In a secret room of an abandoned house, Dennis P. Bielewicz uncovered documents which led him to research and retell the story of the complete military service of H. Seymour Hall and Benjamin Coffin. Dennis will present his background story leading up to the publication of his book Heroes in the Attic – the Untold Story of Two Civil War Soldiers. It is the true saga of two Livingston County college students who abandoned their classes and organized their student colleagues to leave college before graduation to train as volunteer soldiers at the beginning of the Civil War. Dennis will then detail their training, service in over twenty battles, their discharge from the military and the course that their adult lives took.
Dennis Bielewicz is a military veteran and retired school librarian, lives in Ontario, NY. Books will be available for purchase ($29.95 plus tax) and signing after the presentation.
The presentation is Tuesday, March 11th at 7 p. m. in the Greece Town Hall (One Vince Tofany Blvd.). Reservations are not necessary. Greece Historical Society members free. A $2.00 donation is appreciated from others.
I added the fourth page of records from the old newspaper column “Early Rochester Family Records” that were published between 1910 and 1912. The records are on Page 44 of Biographies. Highlights of families on this page are:
- Latta family of Charlotte, including a long autobiographical sketch by George C, Latta
- Children & grand-children of Dr. Anson Colman
- Isaac Hills of Rochester
- Descent of Pocahontas (not sure why she was included)
- Williams family of Henrietta
- Jeremiah Olmstead, first permanent resident of Rochester
- Perrin family of Perinton
- Gates family of Gates and Henrietta
- Eli Granger of Rochester
- Bible records of the Asabel Beach family
- Children of William Hincher of Charlotte
- Northrup family of Perinton
- Garnsey family of Pittsford
- Jacob Howe of Rochester
- Orlando Hastings family of Rochester
- General Timothy Burr family of Rochester
- Isaac Stone family of Rochester
- Garbutt family of Wheatland
- Henry S. Potter family of Pittsford and Rochester
Plus lots of short other family records.
I have transcribed genealogies from 13 months of this newspaper column and have another 9 months worth to be transcribed. Then the newspaper column abruptly disappeared from the newspaper.
Today (March 8th) is Genealogy Day. If you didn’t know it was, neither did I until about an hour ago. Genealogy Day is part of “Celebrate Your Name Week” which was created by Jerry Hill in 1997.
A quick search has found that some libraries and genealogy societies around the US are celebrating with special events. No events are scheduled locally so you can celebrate by doing a search on your favorite website.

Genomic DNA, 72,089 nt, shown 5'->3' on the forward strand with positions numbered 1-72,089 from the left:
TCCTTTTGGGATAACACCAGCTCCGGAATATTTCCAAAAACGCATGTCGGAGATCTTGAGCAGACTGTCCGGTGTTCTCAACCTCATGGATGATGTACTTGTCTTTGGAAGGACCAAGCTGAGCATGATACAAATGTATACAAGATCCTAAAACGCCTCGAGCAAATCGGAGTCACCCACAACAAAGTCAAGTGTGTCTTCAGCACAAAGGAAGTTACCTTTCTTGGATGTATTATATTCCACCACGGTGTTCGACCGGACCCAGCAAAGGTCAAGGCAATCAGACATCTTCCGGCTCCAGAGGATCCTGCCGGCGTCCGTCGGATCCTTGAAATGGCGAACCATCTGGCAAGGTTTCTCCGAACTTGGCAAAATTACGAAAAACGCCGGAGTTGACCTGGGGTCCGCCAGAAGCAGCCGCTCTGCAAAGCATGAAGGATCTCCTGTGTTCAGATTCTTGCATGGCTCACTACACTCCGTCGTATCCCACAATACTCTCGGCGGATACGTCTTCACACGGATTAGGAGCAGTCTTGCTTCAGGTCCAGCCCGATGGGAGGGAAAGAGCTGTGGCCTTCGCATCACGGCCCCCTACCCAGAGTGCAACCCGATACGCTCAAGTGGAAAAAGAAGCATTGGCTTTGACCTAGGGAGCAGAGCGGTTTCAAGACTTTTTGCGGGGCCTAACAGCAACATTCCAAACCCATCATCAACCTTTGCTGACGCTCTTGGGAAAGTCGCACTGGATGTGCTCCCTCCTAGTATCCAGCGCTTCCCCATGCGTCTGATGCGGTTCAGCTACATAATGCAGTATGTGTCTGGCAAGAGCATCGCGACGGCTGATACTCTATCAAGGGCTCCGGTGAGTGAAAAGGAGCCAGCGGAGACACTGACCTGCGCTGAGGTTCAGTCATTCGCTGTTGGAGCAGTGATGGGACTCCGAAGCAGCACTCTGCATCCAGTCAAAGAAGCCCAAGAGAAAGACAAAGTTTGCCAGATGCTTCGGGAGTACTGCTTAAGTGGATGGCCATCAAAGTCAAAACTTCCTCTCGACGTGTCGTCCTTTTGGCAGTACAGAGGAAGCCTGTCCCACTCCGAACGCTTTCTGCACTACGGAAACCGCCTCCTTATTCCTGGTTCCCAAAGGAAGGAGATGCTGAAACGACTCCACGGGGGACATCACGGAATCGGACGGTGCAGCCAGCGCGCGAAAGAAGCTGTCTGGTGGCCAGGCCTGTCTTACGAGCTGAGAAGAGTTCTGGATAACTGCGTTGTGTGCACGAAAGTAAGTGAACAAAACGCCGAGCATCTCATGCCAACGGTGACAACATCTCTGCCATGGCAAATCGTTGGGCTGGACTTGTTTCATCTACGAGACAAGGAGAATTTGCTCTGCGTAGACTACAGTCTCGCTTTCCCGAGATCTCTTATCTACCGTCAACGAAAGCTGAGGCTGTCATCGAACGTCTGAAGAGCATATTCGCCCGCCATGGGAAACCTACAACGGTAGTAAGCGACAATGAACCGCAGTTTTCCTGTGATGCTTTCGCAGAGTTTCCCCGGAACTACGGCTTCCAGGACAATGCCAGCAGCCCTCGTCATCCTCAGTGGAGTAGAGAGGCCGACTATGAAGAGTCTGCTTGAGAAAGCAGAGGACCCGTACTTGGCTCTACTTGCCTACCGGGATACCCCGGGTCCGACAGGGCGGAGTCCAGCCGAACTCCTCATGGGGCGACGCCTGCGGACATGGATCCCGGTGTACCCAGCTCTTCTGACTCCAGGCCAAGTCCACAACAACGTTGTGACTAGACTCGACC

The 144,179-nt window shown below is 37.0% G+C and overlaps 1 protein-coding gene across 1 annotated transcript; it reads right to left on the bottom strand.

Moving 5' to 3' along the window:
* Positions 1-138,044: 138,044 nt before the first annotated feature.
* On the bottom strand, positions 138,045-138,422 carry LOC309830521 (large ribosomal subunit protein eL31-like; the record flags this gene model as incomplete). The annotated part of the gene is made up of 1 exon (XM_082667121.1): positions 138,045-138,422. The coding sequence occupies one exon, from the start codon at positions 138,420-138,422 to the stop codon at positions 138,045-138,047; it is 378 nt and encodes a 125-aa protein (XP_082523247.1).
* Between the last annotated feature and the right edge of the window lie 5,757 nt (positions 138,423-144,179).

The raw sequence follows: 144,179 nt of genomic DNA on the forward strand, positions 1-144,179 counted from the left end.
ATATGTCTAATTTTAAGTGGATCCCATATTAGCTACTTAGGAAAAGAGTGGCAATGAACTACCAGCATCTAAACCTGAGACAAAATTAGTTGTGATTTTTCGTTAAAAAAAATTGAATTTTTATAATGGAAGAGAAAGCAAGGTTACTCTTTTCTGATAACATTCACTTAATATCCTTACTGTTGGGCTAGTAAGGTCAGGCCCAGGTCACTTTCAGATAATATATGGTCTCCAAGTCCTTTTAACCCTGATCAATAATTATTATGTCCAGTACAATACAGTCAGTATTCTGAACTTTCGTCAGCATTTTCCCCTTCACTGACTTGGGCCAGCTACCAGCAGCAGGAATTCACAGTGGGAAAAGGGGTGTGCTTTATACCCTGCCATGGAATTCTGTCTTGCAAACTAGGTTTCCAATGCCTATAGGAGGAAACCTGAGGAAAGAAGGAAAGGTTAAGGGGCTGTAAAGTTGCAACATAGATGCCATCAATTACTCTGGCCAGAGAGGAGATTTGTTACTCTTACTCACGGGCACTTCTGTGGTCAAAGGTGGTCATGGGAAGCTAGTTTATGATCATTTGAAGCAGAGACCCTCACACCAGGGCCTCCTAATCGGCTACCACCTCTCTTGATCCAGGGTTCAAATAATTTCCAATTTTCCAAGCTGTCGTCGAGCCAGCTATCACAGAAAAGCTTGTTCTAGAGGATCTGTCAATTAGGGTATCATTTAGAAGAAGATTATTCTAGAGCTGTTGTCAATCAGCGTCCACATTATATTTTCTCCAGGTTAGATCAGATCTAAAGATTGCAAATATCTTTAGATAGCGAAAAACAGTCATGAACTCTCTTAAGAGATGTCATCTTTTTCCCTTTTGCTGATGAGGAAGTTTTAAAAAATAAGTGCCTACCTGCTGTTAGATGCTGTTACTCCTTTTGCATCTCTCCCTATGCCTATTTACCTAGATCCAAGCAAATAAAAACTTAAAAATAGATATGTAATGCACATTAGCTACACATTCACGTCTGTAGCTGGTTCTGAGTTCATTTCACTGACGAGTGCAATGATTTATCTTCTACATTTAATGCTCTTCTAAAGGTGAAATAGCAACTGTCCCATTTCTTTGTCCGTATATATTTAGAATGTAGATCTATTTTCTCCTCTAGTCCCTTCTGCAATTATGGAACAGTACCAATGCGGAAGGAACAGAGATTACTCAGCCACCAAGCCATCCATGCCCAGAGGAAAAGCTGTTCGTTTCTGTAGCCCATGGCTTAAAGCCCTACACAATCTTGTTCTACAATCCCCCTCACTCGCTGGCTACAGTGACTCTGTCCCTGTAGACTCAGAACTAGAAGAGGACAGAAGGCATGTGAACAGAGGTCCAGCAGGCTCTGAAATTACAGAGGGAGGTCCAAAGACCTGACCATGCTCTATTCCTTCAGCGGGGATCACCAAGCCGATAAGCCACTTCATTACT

My ancestors Silas P. and Nancy Ann (Gibson) Lason (pronounced Lay-son) had 5 sons and 2 daughters. The three eldest sons all volunteered to served in the Civil War. The third eldest, James, served in Co. L, 5th US Cavalry (along with George Custer). James died 27 May 1862 at the Battle of Hanover Courthouse, Virginia.
Benj. F. Lason tombstone
The second eldest son, Benjamin Franklin Lason, was born about 1843 in Pennsylvania where the family had lived for only a couple of years. Ben was in Co. F, 6th NY Cavalry. He was captured near Thoroughfare Gap, VA on 22 Oct. 1863. He was sent to Andersonville prison in Georgia. That was an infamous prison that was known for its unhealthful conditions. Of the 45,000 prisoners that were at Andersonville prison during the war nearly 13,000 died. Food was in very short supply and the prison ended up with many more men than the prison could hold. Most of the prisoners died from scurvy, diarrhea, and dysentery. Ben managed to live until 6 March 1864 when he died of a fever. He was buried at the cemetery outside the prison.
Ben’s eldest brother, George Washington Lason also served in the Civil War. He was in Co. B, 76th NY Volunteer Infantry. George was wounded in his left arm at Gettysburg (July 1863) He was captured at the Battle of the Wilderness in May 1864. As fate would have it, he was also sent to Andersonville prison. He didn’t find out until after the war that his brother had died there a few months before he got there. Andersonville prison was liberated in May 1865. George had to be carried out on a stretcher and stayed at a hospital for a month or so before returning home. George was the only one of the three Lason brothers to survive the war.
More news from the past.
THE BROCKPORT REBUBLIC
Thurs. March 5, 1914
BIGGEST STORM SINCE 1888
Brockport streets were never in more impassable condition than on Monday morning after the heavy storm on Sunday night had piled them high with drifts in some places so high that entrance to buildings was impossible until three or four feet of snow had been shoveled away.